DeMISTIfying Infosec: Intrusion Prevention System

By Katherine Teitler

Intrustion Prevention System

The intrusion prevention system, or IPS, was first introduced in the mid-2000s. It is a rules-based network security appliance that monitors network traffic for anomalous or malicious activity. An IPS is used to identify potential threats, intrusions, or policy violations; log events; and report and/or block potentially malicious traffic.

IPSs are typically paired with intrusion detection systems (IDS) but differ in their capabilities; an IPS is placed in-line—in the direct path of communication from source to destination—and can send alerts, drop malicious packets, reset connections, and/or block traffic from the potentially harmful IP address. The main difference between an IPS and an IDS is that an IPS can deny traffic whereas an IDS cannot (i.e., the former is active and the latter, passive).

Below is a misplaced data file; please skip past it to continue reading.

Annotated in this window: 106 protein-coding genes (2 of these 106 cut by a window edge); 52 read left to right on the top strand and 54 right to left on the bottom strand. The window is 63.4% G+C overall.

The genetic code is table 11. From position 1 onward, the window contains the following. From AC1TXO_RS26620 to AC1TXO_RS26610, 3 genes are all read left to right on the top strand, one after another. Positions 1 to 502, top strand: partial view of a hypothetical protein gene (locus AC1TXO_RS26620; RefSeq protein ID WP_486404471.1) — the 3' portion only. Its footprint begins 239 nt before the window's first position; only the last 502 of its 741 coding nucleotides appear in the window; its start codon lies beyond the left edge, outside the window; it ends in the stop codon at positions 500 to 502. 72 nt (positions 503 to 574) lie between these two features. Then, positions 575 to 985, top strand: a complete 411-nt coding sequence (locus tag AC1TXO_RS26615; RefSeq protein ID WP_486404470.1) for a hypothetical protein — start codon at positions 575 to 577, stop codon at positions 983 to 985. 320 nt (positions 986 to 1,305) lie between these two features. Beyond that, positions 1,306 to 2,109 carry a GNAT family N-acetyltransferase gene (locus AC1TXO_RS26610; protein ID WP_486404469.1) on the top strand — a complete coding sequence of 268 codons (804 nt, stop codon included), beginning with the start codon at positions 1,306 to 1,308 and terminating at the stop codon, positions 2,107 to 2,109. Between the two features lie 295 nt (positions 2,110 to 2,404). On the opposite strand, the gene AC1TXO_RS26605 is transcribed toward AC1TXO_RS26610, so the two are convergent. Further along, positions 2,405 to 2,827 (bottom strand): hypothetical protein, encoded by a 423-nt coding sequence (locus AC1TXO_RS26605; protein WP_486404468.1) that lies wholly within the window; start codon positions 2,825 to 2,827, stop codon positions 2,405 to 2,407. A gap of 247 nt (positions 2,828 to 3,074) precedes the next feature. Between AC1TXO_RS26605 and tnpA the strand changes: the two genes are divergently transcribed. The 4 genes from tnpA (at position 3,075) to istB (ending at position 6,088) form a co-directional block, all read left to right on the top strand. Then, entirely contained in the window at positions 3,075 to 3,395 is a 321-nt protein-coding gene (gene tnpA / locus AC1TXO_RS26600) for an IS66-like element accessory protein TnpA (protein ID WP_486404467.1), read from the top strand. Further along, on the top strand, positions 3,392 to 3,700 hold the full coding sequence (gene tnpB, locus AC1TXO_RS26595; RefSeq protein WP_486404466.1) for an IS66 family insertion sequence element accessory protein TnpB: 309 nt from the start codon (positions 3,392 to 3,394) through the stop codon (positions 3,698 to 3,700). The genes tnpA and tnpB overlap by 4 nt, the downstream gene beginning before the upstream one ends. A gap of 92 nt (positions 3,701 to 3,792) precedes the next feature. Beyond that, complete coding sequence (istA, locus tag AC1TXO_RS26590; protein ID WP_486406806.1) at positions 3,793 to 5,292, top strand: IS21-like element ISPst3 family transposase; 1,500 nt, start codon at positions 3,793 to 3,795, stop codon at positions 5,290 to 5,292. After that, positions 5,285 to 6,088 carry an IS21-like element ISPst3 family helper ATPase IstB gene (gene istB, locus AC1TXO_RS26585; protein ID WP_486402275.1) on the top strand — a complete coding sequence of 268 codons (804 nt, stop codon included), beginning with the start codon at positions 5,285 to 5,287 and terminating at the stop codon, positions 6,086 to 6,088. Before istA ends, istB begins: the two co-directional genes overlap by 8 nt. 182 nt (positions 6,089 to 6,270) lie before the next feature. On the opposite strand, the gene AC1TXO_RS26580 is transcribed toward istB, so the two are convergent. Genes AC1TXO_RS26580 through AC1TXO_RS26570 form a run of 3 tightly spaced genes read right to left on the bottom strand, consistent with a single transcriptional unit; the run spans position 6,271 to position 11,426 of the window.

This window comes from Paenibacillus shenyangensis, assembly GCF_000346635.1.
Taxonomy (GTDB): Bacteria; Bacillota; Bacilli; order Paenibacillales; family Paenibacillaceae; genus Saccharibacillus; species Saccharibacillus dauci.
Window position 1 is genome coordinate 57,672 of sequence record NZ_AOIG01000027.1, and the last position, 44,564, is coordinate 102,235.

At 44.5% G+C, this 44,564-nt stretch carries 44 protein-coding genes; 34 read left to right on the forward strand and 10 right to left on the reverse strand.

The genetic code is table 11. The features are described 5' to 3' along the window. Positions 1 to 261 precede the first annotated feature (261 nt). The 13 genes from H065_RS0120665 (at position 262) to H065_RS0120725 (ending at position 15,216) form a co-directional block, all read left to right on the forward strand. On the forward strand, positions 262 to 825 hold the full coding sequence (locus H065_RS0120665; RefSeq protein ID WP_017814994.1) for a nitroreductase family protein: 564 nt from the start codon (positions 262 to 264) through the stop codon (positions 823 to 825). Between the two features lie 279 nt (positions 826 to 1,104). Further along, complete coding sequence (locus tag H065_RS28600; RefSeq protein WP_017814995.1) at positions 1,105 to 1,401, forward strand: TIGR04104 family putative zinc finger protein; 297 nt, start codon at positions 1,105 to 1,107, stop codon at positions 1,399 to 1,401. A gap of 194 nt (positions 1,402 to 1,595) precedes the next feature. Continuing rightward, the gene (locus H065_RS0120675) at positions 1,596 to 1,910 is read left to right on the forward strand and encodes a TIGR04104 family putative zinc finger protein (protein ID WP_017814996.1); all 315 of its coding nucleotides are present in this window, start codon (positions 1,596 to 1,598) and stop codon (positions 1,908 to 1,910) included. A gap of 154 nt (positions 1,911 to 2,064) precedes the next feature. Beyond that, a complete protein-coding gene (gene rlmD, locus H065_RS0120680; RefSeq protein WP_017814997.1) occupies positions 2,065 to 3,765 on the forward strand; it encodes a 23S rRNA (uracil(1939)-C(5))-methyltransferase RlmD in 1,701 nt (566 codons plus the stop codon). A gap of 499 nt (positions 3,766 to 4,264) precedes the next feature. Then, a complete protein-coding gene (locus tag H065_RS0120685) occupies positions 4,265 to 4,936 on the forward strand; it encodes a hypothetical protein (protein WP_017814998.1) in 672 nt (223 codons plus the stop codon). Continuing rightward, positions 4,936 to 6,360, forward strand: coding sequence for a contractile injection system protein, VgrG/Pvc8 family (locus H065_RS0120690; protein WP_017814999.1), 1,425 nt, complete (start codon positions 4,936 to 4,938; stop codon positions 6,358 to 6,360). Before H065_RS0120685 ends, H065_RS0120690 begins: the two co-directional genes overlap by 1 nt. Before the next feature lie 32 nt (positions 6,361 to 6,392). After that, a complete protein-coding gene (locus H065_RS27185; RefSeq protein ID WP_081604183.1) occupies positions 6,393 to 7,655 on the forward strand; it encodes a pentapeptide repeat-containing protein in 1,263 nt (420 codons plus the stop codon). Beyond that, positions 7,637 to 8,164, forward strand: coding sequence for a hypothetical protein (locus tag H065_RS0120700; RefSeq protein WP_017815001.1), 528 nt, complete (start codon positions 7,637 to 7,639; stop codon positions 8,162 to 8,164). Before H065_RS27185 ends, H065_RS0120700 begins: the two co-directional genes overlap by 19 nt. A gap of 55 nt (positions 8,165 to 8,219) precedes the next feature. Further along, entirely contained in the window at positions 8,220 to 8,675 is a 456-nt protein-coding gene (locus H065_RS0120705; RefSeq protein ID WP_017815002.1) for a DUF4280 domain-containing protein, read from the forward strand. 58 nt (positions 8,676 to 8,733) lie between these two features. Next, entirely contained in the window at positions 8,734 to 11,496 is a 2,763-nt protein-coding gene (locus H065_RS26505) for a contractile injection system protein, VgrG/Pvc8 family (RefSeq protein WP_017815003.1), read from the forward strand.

Some IPSs can also change the configuration of security controls to disrupt an attack, or remove or replace malicious portions of an attack. For example, some IPS devices can automatically (based on their configuration, determined by a network administrator) remove the infected attachment from an email, delivering only the email text, and mitigating an exploit. The main detection methods of IPSs are signature-based, statistical anomaly-based, and stateful protocol analysis.

One of the pitfalls of IPSs is that they're not human and can't understand Web application protocol logic and can therefore produce false positives or fail to detect an attack, especially those without signatures.

Today, most IPSs are implemented as part of Unified Threat management solutions (for SMBs) and next-generation firewalls (for enterprises).

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